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Tactical Combat
ZX Spectrum 48K
Multiple schemes (see individual downloads)

Other Links

Jim Douglas
Chris Bourne

It's 3D city this month, isn't it? What with Gunship finally arriving from the Microprose people and all.

Mercenary, too, has been a long time in the making. A couple of years ago, there was a right old commotion kicked up about the C64 version, with people saying it was the best game ever and other such nonsense. Well, I say nonsense, but I can't think of another game, even Elite, which has maintained its reputation and notoriety with quite the same success as Mercenary.

You are a soldier-for-hire, who'll do anything if the price is right - used to screwing people every which-way and running like crazy once you've got the cash in your pocket.

To cut a long story short, you find yourself stranded on Targ with no money and a written-off space-ship. To escape, you have to buy yourself a ship big enough to break out of Targ's unusually strong gravitational pull. Such ships don't come cheap.

Information about Targ can be obtained by listening to Benson, your mini-computer assistant who lives in your helmet. Benson is a bit like a cut-down Hitch Hikers Guide to the Galaxy, except he doesn't have Don't Panic written on him, and he doesn't have much of a sense of humour. Anyway, Benson informs you that the Palyars were the original and rightful inhabitants of Targ, and that they were moved out and oppressed and generally mistreated by a bunch of bullies from another galaxy called the Mechanoids. So. Why not see if you can sell your combat skills to the Playars? Kick out the Mechanoids, and give them back their planet. They're bound to reward you.

Off you go, then, into the vector line-graphic landscape. Walking around is very tedious, so you should try and pinch or buy someone's hopper-craft to speed up travel a little. The graphics are astoundingly fast. Much quicker than on the C64, coming close to the speed of the ST version.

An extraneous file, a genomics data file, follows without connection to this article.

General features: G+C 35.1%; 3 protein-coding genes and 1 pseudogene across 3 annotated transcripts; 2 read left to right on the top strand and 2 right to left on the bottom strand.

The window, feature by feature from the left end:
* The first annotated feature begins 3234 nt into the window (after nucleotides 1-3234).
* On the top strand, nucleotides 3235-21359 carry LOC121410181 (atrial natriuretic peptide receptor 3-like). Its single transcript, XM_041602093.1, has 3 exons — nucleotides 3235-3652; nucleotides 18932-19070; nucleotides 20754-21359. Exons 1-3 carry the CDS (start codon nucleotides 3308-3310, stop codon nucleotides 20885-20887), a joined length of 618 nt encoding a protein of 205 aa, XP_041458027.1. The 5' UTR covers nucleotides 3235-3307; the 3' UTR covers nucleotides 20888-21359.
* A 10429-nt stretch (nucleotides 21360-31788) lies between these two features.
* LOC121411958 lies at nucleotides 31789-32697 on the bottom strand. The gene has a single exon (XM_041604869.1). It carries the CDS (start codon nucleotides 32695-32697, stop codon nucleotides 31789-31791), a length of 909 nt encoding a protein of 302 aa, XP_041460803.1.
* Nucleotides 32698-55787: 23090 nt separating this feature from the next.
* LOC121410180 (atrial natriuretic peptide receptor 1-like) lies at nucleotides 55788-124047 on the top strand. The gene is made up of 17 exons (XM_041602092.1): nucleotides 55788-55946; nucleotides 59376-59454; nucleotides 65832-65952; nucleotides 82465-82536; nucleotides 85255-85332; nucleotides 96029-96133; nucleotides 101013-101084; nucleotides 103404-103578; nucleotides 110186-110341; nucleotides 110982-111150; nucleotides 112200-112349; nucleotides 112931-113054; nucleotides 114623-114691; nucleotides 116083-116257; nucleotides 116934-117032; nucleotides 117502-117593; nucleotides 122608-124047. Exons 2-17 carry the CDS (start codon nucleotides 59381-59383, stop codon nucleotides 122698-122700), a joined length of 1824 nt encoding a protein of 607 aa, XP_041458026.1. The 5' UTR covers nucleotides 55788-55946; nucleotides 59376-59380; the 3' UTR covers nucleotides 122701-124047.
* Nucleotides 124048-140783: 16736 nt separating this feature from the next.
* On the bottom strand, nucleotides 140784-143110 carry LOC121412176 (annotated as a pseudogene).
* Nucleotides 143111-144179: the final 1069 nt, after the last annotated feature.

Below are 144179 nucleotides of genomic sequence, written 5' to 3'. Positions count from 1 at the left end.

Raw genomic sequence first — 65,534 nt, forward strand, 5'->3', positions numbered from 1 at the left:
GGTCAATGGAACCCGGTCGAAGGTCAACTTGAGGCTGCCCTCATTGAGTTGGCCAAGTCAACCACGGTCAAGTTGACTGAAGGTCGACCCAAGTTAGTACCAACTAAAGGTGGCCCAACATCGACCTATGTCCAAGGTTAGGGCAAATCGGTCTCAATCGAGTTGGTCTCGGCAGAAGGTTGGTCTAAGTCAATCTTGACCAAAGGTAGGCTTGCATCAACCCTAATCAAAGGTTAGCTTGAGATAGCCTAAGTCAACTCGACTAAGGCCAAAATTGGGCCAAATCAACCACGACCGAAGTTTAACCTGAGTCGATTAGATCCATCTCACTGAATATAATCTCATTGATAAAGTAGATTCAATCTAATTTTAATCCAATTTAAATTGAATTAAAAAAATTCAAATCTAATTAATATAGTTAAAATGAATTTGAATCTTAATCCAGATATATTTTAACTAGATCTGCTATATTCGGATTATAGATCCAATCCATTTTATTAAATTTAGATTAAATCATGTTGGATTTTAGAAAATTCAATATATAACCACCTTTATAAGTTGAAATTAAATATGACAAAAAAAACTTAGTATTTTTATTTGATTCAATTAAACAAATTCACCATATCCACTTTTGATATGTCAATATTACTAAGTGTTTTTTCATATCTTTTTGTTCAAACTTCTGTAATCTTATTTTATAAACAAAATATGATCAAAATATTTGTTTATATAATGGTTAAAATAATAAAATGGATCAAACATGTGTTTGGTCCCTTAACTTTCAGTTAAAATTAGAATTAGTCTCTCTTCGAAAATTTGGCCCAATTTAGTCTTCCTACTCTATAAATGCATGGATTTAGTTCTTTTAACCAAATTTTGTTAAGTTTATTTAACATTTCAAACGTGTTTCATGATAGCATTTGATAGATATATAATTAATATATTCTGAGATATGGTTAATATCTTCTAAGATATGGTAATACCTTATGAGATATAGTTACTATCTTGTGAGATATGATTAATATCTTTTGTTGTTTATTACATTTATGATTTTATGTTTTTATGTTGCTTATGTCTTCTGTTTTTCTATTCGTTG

Targa isn't a small place. The Central City is the most interesting place to explore. You can enter all of the buildings and have a good old nose around in search of, well. I'm not quite sure what you're in search of. Clues. Yes, that's it. You're in search of clues to help you to investigate all the buildings and initially try to make contact with the Palyars. From then on, you're very much on your own.

Around the city are points of interest such as the Science Museum, where information can be gleaned as to the previous developments in Targ's engineering and electronic history. Benson's memory banks can be investigated to see if any particular item or place holds valuable properties/ information.

During play, you can progress through various ships, each having their own advantages or disadvantages. All of the craft, though, have to be abandoned when venturing underground. This is where the game really comes into its own, and you realise that, as well as being a very competent space-flight simulator, it's a great 3D maze game. You wander through corridors, trying to pass through locked doors etc. Some of the rooms act as teleport zones and you can use them to beam around the planet.

Mercenary is a rather amazing game. It crams so much in strategy-wise and still manages to incorporate more speed than you would imagine possible. It's a very polished chunk of programming.

Label: Novagen
Author: David Aubrey Jones
Price: £9.95
Memory: 48K/128K
Joystick: various
Reviewer: Jim Douglas

Strategic futuristic graphic adventure. Mix of vector graphic simulator and 3D maze game. Well worth the wait.


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DAVID AUBREY JONES ha been commercially programming on the Spectrum for around three years. Having successfully converted Mercenary to the Amstrad, he was set to work on the Spectrum version. (The program's original author PAUL WOAKES is so reclusive, no-one knows anything about him.)

SOFTOGRAPHY: Galazian (Atari, 1984), Hero (Atari, 1985), Deathstar Interceptor (System 3, 1986), Tornado Low Level (Vortex, 1986 - Amstrad version)